1. Wrath of the Lich King
Coming as a surprise to absolutely no one, of course it’s Wrath of the Lich King; there’s a good reason it’s become such a cliche to claim it as Blizzard’s crowning achievement. Whether it’s the excellent dungeon design, the meticulous effort put into the world-building of Northrend, or the veritable “greatest hits album” of raid content, there truly is no contest. Wrath of the Lich King was Blizzard undoubtedly at the top of their craft, and so far no expansion has been able to follow in its daunting footsteps.
Long nights in Naxxramas spent perfecting the “safety dance”, the shock of your first time in Icecrown Citadel as Arthas wipes your entire raid in a scripted deathblow, rushing to the walls of Wintergrasp to enact your best rendition of Helm’s Deep… To talk about Wrath of the Lich King is to relive the fondest memories that come with World of Warcraft, and that feeling has never quite been matched, hard as they may try. Every aspect of what makes a great WoW expansion was firing on all cylinders; it was that perfect window of time where Blizzard still had the passion to create something groundbreaking combined with the experience of having made a large-scale expansion already under their belt. Much like taking that step from the classic experience into The Burning Crusade, the transition to Wrath of the Lich King was a massive leap forward for not only World of Warcraft, but for the genre as a whole; the bar had decidedly been set.
And now we find ourselves in Shadowlands. While it appears to have all of the trademarks of modern Blizzard so far (for better or worse), it’s far too early to tell how it will stand up to what has come before. So many of these expansions are seen in a whole new light through hindsight, and the full breadth of their impact can’t be measured without the context of everything surrounding them, before and after. Shadowlands has arrived at a defining moment for World of Warcraft, coming off of historically low subscription counts in an expansion that many players felt to be underwhelming at best in Battle for Azeroth. With a hemorrhaging subscriber base and other popular MMOs the likes of Final Fantasy 14 drawing their players away, this expansion could prove to be their swan song. So does Shadowlands have what it takes to rekindle this once mighty titan of its industry? As with all of the expansions before it, time will ultimately tell the tale. Perhaps Blizzard would do well to heed the warnings of Terenas Menethil II, as they themselves so eloquently wrote:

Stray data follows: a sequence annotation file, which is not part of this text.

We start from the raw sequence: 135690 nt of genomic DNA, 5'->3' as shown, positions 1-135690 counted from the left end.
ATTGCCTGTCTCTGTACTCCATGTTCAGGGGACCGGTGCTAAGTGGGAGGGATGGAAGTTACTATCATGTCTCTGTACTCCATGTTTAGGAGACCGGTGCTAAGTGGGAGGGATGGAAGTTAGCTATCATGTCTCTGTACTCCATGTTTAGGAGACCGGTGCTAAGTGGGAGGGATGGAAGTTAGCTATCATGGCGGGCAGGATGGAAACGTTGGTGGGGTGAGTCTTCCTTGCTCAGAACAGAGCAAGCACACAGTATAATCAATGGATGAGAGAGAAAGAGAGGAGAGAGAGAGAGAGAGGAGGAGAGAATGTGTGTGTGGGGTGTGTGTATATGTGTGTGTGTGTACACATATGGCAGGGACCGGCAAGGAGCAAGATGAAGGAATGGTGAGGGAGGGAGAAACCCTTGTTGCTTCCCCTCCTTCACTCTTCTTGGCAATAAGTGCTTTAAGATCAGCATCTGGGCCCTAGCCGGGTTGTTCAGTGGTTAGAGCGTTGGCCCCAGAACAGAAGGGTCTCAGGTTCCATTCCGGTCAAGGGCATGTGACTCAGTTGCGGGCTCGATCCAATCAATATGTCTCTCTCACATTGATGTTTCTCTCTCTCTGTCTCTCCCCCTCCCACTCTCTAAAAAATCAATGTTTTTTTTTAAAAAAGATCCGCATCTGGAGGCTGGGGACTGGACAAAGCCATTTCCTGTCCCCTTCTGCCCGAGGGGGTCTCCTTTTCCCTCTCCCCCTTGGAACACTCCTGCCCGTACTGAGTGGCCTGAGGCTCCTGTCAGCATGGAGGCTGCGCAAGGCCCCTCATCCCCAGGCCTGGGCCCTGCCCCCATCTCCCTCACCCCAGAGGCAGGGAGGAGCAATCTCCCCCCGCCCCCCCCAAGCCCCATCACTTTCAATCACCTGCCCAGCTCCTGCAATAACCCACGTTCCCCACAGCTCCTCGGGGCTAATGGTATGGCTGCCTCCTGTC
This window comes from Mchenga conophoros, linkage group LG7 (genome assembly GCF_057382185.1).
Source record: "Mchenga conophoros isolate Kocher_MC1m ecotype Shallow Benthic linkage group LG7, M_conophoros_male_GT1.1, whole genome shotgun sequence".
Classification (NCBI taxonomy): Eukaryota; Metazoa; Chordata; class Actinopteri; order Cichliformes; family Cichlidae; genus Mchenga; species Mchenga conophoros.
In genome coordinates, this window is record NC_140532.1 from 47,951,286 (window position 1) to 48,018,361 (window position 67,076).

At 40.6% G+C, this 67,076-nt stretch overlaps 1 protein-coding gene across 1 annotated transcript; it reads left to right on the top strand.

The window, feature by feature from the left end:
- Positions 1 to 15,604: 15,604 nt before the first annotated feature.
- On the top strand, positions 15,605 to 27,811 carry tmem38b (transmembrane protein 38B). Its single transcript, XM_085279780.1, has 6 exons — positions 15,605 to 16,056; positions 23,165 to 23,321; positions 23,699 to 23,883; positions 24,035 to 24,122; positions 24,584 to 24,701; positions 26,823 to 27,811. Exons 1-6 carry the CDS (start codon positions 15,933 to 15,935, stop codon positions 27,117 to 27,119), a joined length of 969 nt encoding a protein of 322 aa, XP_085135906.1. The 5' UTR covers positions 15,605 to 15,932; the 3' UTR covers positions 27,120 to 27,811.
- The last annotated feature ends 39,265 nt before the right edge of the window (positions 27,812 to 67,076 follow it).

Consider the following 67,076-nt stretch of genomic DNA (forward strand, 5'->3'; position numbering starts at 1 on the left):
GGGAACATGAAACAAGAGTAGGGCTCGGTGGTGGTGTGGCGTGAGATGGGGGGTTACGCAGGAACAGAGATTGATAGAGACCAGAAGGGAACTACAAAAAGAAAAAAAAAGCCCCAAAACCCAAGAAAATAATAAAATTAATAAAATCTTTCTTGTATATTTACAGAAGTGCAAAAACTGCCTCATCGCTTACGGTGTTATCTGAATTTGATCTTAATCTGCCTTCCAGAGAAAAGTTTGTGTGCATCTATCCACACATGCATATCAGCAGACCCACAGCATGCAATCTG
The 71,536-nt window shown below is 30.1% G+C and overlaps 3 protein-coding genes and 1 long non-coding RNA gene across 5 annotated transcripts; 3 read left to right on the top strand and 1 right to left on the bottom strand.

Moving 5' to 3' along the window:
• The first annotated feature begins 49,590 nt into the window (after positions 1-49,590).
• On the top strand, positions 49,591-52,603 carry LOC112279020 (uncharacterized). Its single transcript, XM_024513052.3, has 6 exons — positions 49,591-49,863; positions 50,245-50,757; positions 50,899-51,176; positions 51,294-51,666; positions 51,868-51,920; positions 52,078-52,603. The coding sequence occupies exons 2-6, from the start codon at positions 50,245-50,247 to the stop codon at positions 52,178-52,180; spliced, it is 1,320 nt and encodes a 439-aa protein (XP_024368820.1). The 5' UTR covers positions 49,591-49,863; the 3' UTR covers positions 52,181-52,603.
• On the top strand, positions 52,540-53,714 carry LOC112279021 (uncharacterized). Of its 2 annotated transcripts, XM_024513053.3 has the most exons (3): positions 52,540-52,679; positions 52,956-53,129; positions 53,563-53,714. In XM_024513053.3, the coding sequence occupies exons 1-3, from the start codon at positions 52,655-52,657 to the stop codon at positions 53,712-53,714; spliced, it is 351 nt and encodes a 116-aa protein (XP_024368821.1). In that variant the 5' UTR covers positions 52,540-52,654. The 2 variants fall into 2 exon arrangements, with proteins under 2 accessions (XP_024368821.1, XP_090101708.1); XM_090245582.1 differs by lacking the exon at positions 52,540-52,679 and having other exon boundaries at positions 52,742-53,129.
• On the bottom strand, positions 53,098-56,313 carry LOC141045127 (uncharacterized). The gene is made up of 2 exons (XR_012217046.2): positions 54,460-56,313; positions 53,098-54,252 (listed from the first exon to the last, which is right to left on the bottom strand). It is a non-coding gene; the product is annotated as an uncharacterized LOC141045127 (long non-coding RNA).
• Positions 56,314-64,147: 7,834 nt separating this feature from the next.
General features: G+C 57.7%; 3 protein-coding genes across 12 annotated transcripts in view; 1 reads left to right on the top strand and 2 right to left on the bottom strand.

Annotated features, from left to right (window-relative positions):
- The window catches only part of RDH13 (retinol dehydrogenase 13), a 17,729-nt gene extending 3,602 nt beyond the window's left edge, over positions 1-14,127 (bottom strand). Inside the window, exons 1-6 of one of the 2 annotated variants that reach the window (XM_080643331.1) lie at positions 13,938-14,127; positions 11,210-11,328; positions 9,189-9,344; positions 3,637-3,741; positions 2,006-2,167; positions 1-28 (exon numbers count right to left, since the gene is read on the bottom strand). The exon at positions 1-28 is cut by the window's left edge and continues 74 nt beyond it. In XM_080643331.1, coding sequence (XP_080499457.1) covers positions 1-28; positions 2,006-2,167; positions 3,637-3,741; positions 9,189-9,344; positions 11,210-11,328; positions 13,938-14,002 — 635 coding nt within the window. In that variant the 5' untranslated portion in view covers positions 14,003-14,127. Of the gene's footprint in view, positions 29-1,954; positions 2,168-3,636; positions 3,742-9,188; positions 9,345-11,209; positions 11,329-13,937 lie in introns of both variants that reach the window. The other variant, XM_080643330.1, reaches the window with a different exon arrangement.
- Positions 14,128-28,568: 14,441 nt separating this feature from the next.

“No king rules forever, my son.”